At this juncture, it is expedient to make reference to an opinion article titled “Zenith Bank’s new MD and the burden on successful women” published in several newspapers, and the PM News of 23rd March, 2024, and authored by Farooq A. Kperogi, a Professor of Journalism and Emerging Media at Kennesaw State University.

Kperogi, in the above referenced article, which no doubt shares this writer’s contextual sentiment, wrote, “It so often happens that whenever a Nigerian woman makes the news as having been appointed to a high position that is, has been or, in the minds of male chauvinists “should be,” the exclusive preserve of men, she becomes the object of (social) media slander, unconscionable belittlement, vile gossip, slut-shaming, and malicious smears.

“That is the fate Zenith Bank’s Mrs. Adaora Umeoji Nwokoye has been suffering since her announcement as the first woman Group Managing Director and CEO of the bank. In what is supposed to be her moment of joy, she’s contending with an avalanche of mean, nasty remarks and misogynistic bullying from insecure men with fragile egos who, instead of being happy for her, choose to question her qualifications, obsess over her looks, and ascribe her rise to a reward for sexual favors.

“The most egregious of this came from a widely shared Facebook post by one Azolike Nonso Afemefuna who wrote that Mrs. Umeoji-Nwokoye looked “like a hook up [sic] girl” and that he would “NEVER take [Zenith Bank] seriously again” for appointing her its boss.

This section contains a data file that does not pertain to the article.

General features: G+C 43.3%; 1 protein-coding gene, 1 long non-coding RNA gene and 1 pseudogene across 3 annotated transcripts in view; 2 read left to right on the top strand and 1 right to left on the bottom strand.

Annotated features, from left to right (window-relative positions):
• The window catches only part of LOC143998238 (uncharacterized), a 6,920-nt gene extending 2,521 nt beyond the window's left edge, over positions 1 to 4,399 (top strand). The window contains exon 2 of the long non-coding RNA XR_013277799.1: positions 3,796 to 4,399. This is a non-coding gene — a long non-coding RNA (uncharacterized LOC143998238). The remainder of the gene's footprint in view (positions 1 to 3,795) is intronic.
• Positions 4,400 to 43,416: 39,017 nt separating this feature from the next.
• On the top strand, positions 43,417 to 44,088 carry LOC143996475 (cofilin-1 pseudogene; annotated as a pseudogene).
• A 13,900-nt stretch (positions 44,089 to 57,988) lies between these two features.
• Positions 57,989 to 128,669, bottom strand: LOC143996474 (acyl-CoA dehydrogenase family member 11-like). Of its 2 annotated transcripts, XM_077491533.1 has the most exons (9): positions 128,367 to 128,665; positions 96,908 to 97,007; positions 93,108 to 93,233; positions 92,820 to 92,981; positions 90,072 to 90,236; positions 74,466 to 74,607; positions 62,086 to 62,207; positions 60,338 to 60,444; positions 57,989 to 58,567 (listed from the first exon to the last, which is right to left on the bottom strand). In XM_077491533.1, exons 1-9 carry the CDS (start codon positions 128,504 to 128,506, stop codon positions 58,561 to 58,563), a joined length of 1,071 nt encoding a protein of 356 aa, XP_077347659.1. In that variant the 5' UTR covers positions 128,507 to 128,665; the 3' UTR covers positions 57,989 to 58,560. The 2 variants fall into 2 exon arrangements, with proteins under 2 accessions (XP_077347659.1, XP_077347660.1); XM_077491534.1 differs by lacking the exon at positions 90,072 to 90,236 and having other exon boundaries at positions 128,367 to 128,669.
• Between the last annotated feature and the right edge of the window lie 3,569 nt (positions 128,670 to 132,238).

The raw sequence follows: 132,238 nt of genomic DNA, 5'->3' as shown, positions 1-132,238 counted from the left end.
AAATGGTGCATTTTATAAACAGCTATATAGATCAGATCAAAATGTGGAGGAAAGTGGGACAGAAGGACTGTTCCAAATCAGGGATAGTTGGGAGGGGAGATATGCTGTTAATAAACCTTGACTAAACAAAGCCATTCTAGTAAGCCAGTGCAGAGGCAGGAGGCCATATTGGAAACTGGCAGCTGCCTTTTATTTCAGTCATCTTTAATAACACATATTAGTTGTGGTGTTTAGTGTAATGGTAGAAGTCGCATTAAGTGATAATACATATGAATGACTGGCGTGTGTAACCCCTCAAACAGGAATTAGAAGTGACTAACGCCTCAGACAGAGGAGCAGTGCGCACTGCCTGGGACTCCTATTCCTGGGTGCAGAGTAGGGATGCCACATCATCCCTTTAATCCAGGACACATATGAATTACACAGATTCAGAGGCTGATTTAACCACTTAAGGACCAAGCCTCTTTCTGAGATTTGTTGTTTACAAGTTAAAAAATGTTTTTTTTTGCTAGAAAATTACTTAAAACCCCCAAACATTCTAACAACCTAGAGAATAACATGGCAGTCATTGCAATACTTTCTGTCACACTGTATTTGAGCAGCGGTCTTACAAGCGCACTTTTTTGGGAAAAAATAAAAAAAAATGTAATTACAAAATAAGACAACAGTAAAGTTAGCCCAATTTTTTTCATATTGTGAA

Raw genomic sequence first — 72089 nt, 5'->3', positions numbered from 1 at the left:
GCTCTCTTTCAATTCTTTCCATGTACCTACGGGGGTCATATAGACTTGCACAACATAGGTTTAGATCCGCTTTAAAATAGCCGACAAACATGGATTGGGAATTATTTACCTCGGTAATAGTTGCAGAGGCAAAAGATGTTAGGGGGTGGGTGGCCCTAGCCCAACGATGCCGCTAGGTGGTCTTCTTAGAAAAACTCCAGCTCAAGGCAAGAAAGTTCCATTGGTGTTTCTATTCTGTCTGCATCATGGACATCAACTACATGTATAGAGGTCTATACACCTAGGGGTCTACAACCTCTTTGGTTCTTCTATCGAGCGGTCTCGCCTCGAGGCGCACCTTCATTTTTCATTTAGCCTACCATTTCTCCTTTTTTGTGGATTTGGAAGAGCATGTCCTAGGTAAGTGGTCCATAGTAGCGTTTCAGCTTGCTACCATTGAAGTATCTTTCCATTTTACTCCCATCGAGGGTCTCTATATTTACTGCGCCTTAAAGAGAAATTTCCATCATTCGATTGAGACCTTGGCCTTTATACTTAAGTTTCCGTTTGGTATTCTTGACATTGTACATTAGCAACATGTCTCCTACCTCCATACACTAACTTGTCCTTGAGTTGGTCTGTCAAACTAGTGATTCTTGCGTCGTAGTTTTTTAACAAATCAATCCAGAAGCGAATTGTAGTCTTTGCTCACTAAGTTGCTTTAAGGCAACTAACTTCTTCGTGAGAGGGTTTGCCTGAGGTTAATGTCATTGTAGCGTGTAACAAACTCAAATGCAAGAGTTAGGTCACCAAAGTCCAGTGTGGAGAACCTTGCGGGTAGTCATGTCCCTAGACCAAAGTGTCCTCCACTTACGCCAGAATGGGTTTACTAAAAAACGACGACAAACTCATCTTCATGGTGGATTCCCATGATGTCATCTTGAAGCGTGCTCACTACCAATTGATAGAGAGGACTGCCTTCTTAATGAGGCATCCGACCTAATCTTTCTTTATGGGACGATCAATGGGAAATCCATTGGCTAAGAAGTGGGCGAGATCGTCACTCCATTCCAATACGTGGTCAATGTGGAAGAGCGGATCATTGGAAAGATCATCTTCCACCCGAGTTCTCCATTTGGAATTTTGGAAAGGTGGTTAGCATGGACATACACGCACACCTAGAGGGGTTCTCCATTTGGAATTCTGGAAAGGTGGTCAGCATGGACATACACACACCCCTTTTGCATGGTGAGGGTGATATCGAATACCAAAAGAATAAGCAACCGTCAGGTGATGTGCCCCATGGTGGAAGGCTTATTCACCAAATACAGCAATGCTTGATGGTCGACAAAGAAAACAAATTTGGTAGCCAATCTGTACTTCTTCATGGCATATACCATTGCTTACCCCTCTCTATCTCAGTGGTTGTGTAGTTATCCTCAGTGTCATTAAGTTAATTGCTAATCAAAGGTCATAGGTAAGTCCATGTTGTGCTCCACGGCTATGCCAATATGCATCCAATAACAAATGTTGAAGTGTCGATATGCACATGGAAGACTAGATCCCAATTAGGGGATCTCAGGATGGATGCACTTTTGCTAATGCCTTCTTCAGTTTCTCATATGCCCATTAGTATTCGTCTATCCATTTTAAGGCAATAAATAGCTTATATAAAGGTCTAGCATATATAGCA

“When he was challenged, he doubled down on his evidence-free moral stigmatization of the woman by insisting that she “knack her way to the top,” a Nigerian Pidgin English expression for she slept her way to the top, a sentiment one Nelson Chiduben Okoye re-echoed in another widely shared Facebook post.

“As the father of three girls, these dreadful patriarchal putdowns and vilifications of a successful, high-flying woman by some idle worthless scum of men hurt me on a personal level. Mrs. Nwokoye embodies what every responsible parent should want their daughter to grow up to be. She got the job because she was more qualified than anybody for the position.

“She has multiple degrees, including advanced ones, in sociology, accounting, business administration, and law—in addition to three decades of experience in banking. She was, in fact, the Deputy Managing Director of Zenith Bank in the last eight years that preceded her elevation to the status of GMD/CEO of the bank. In other words, she had functioned as the second in command of the bank”.

At this juncture, it expedient to remind misogynists that there is a saying that has it that “What a Man Can Do Can a Woman Do Better”.

However, in as much as the foregoing has remained one of the most controversial saying to interpret on planet earth as its debate has raged from probably since record keeping began, it is expedient to let them realize that the state of women in the workplace today is one of progress and promise. Despite a long history of discrimination and gender inequality, more women are entering the workforce than ever before. But, an even more exciting fact is that women now occupy positions of power in traditionally male-dominated fields, ranging from government to corporate leadership.